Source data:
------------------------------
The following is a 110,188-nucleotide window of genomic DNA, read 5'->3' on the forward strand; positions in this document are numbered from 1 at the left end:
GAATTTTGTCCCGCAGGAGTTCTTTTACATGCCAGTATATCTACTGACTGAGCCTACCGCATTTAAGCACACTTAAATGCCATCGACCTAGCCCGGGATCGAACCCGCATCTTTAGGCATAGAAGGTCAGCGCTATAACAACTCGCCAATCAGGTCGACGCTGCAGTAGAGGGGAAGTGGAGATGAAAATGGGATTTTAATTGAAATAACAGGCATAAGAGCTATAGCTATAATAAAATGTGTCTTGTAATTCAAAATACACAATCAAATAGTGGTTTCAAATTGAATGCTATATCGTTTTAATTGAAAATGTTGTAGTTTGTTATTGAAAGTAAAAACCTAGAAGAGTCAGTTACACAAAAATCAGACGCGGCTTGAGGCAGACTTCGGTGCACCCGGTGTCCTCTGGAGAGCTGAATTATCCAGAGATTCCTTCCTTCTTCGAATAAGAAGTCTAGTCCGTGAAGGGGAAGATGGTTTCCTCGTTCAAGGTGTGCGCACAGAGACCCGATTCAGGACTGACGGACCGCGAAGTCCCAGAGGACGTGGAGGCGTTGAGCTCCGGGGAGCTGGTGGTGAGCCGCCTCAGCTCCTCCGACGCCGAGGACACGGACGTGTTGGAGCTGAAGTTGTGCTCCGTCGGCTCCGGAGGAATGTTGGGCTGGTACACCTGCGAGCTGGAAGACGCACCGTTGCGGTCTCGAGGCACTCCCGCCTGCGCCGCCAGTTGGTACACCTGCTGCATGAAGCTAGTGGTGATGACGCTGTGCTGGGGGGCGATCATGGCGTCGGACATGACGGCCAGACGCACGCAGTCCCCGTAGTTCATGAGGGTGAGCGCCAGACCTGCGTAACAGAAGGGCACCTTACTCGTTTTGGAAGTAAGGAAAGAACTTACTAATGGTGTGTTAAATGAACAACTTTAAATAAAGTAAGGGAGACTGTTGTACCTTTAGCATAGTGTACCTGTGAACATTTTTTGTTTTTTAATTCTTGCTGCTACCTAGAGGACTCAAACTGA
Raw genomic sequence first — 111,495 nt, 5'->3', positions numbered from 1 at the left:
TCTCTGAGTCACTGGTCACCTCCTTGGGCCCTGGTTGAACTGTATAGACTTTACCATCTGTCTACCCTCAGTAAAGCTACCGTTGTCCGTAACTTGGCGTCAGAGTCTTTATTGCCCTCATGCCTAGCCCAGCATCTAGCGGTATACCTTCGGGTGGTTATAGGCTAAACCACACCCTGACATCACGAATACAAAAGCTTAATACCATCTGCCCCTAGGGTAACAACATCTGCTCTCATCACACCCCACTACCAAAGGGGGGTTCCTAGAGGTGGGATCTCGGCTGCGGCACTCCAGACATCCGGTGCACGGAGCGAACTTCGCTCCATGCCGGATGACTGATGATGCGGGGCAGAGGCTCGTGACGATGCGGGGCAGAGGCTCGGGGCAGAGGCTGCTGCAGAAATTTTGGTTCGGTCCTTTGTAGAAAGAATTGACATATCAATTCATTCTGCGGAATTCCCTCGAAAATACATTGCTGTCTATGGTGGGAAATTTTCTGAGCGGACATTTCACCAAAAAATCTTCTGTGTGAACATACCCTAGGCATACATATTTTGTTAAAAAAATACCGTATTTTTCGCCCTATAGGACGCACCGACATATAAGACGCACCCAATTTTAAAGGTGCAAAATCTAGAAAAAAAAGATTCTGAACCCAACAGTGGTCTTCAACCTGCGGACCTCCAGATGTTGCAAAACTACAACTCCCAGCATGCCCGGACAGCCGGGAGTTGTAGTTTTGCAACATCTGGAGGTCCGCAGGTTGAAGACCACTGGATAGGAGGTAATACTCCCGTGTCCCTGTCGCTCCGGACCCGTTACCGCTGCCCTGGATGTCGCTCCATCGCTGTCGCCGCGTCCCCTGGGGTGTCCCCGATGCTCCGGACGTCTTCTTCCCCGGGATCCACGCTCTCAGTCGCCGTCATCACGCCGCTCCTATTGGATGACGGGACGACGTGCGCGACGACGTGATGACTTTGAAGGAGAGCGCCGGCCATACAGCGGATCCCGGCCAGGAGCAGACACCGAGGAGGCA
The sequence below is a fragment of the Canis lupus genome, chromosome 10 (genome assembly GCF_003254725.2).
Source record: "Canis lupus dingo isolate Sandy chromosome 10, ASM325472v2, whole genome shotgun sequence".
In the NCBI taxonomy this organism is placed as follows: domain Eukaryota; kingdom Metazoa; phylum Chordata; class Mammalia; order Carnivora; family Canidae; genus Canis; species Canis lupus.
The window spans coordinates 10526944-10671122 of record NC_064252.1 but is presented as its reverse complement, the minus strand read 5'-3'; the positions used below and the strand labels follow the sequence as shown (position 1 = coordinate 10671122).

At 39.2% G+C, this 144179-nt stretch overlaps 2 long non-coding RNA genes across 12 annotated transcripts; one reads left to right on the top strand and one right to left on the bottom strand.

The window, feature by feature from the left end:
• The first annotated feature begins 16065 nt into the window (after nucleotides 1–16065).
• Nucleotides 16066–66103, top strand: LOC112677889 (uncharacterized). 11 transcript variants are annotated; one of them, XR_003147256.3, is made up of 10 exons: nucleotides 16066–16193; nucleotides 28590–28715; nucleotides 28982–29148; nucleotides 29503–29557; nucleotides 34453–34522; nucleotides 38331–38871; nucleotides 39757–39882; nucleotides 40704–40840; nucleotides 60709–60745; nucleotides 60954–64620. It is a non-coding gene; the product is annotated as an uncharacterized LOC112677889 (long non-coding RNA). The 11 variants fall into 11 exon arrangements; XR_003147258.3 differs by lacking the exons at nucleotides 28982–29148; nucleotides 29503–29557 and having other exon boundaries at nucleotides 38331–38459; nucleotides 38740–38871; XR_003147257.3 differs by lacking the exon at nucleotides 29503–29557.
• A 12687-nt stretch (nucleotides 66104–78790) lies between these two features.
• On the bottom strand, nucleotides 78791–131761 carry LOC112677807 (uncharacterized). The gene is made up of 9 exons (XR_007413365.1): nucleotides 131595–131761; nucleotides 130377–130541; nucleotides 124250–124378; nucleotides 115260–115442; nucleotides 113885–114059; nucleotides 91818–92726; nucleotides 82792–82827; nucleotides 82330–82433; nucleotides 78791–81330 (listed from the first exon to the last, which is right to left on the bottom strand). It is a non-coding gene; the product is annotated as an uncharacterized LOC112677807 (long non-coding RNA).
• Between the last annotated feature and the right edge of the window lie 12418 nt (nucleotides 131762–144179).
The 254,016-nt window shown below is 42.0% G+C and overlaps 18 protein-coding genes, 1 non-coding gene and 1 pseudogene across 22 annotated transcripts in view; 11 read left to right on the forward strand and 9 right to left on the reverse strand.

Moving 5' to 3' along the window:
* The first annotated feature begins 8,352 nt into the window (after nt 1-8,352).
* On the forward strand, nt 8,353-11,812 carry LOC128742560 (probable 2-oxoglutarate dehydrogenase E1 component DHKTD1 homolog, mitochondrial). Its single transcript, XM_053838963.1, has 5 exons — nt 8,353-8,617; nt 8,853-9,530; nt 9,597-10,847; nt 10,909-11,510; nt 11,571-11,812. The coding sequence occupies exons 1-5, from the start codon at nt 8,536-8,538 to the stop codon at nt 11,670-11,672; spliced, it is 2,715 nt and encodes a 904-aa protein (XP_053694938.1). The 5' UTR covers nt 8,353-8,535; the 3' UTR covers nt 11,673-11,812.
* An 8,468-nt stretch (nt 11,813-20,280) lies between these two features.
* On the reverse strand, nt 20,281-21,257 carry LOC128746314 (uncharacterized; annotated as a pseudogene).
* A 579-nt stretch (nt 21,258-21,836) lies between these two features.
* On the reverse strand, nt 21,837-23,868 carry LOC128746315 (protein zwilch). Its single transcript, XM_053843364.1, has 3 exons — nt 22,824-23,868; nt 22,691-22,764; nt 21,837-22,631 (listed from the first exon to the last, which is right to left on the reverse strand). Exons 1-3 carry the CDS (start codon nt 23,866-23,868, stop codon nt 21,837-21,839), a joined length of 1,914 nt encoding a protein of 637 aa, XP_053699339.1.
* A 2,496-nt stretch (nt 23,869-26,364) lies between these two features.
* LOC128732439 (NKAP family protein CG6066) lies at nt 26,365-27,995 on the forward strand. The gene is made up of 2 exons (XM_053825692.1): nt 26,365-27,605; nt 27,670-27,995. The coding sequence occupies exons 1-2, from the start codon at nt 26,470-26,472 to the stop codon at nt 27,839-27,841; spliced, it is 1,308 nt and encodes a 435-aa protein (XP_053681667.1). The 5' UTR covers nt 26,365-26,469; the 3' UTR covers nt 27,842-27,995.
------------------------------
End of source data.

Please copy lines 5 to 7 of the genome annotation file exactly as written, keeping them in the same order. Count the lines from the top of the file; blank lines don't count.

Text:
The sequence below is a fragment of the Canis lupus genome, chromosome 10 (genome assembly GCF_003254725.2).
Source record: "Canis lupus dingo isolate Sandy chromosome 10, ASM325472v2, whole genome shotgun sequence".
In the NCBI taxonomy this organism is placed as follows: domain Eukaryota; kingdom Metazoa; phylum Chordata; class Mammalia; order Carnivora; family Canidae; genus Canis; species Canis lupus.